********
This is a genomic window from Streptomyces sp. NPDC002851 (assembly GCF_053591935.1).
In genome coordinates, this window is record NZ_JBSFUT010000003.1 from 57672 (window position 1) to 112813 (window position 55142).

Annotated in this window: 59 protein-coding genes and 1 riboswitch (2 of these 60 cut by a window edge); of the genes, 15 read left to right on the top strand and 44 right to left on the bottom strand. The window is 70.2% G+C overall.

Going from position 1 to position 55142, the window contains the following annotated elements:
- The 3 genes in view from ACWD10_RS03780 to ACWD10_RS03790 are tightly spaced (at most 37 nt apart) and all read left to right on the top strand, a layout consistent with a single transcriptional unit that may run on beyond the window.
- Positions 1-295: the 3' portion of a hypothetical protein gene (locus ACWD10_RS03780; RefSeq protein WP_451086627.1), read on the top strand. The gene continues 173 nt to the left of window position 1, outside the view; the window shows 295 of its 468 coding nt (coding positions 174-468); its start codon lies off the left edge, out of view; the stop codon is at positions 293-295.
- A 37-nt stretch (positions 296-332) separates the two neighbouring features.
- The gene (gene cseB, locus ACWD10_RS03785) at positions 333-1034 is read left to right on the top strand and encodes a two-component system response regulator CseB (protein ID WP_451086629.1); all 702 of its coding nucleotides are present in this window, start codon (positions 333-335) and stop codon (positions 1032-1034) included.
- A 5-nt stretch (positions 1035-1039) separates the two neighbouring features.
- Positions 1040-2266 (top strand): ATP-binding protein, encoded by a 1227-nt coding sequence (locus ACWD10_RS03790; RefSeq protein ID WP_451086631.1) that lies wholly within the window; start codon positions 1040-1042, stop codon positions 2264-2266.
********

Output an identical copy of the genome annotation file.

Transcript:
This is a genomic window from Streptomyces sp. NPDC002851 (assembly GCF_053591935.1).
In genome coordinates, this window is record NZ_JBSFUT010000003.1 from 57672 (window position 1) to 112813 (window position 55142).

Annotated in this window: 59 protein-coding genes and 1 riboswitch (2 of these 60 cut by a window edge); of the genes, 15 read left to right on the top strand and 44 right to left on the bottom strand. The window is 70.2% G+C overall.

Going from position 1 to position 55142, the window contains the following annotated elements:
- The 3 genes in view from ACWD10_RS03780 to ACWD10_RS03790 are tightly spaced (at most 37 nt apart) and all read left to right on the top strand, a layout consistent with a single transcriptional unit that may run on beyond the window.
- Positions 1-295: the 3' portion of a hypothetical protein gene (locus ACWD10_RS03780; RefSeq protein WP_451086627.1), read on the top strand. The gene continues 173 nt to the left of window position 1, outside the view; the window shows 295 of its 468 coding nt (coding positions 174-468); its start codon lies off the left edge, out of view; the stop codon is at positions 293-295.
- A 37-nt stretch (positions 296-332) separates the two neighbouring features.
- The gene (gene cseB, locus ACWD10_RS03785) at positions 333-1034 is read left to right on the top strand and encodes a two-component system response regulator CseB (protein ID WP_451086629.1); all 702 of its coding nucleotides are present in this window, start codon (positions 333-335) and stop codon (positions 1032-1034) included.
- A 5-nt stretch (positions 1035-1039) separates the two neighbouring features.
- Positions 1040-2266 (top strand): ATP-binding protein, encoded by a 1227-nt coding sequence (locus ACWD10_RS03790; RefSeq protein ID WP_451086631.1) that lies wholly within the window; start codon positions 1040-1042, stop codon positions 2264-2266.